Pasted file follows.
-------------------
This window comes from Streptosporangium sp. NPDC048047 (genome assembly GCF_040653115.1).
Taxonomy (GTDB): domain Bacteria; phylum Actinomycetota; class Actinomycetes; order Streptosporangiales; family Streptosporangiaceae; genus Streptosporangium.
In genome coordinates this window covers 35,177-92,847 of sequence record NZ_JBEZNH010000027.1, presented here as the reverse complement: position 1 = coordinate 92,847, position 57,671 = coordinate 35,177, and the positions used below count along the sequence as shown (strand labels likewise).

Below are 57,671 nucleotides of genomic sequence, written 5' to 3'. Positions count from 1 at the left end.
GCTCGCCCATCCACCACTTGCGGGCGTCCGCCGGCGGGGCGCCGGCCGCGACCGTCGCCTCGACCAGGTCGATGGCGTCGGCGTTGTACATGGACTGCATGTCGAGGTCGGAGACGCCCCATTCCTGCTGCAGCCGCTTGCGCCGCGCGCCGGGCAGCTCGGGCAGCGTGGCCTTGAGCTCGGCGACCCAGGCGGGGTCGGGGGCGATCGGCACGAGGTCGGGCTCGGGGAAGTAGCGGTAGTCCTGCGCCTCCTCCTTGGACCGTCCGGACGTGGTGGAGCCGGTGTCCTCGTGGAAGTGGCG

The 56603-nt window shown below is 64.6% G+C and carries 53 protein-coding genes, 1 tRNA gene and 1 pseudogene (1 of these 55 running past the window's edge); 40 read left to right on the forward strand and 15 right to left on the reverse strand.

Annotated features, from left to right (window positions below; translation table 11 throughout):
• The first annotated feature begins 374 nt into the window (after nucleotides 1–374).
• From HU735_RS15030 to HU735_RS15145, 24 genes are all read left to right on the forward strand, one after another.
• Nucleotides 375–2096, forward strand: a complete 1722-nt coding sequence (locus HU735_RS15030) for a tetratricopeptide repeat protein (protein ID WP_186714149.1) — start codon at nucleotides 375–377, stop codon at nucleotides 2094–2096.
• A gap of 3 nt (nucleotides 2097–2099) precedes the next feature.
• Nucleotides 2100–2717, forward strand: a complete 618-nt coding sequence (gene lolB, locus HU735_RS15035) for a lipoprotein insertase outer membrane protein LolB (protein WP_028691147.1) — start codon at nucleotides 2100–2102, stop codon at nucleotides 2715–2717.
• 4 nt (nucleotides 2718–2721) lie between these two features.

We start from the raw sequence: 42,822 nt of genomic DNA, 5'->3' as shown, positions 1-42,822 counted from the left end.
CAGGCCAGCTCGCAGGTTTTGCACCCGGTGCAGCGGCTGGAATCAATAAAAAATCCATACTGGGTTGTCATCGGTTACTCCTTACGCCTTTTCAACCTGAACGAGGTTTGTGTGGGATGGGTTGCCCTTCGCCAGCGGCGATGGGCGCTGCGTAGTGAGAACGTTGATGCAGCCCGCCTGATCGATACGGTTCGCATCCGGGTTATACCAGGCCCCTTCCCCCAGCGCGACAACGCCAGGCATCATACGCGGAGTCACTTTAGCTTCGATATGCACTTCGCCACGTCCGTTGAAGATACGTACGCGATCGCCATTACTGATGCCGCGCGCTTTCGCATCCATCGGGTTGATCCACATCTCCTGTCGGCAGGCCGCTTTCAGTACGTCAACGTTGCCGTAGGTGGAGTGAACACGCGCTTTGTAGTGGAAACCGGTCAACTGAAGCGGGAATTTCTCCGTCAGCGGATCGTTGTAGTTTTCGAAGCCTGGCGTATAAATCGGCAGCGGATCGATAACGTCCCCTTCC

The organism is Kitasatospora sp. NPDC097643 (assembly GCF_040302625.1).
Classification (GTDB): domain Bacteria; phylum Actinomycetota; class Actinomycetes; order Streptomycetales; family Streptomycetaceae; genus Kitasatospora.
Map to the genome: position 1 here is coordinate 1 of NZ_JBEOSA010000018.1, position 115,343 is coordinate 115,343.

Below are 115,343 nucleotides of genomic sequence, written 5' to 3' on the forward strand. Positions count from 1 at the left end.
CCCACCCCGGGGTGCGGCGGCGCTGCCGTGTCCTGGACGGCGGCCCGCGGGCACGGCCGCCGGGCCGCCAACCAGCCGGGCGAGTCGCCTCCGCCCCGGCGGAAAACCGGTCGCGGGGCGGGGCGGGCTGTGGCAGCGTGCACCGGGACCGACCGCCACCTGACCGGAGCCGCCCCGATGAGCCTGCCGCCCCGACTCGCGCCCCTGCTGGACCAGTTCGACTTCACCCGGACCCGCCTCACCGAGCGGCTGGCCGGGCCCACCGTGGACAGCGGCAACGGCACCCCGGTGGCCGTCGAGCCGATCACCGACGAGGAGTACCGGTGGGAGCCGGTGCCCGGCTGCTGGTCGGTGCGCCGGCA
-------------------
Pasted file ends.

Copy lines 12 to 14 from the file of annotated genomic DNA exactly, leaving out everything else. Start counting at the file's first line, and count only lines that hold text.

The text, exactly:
• Nucleotides 2100–2717, forward strand: a complete 618-nt coding sequence (gene lolB, locus HU735_RS15035) for a lipoprotein insertase outer membrane protein LolB (protein WP_028691147.1) — start codon at nucleotides 2100–2102, stop codon at nucleotides 2715–2717.
• 4 nt (nucleotides 2718–2721) lie between these two features.

We start from the raw sequence: 42,822 nt of genomic DNA, 5'->3' as shown, positions 1-42,822 counted from the left end.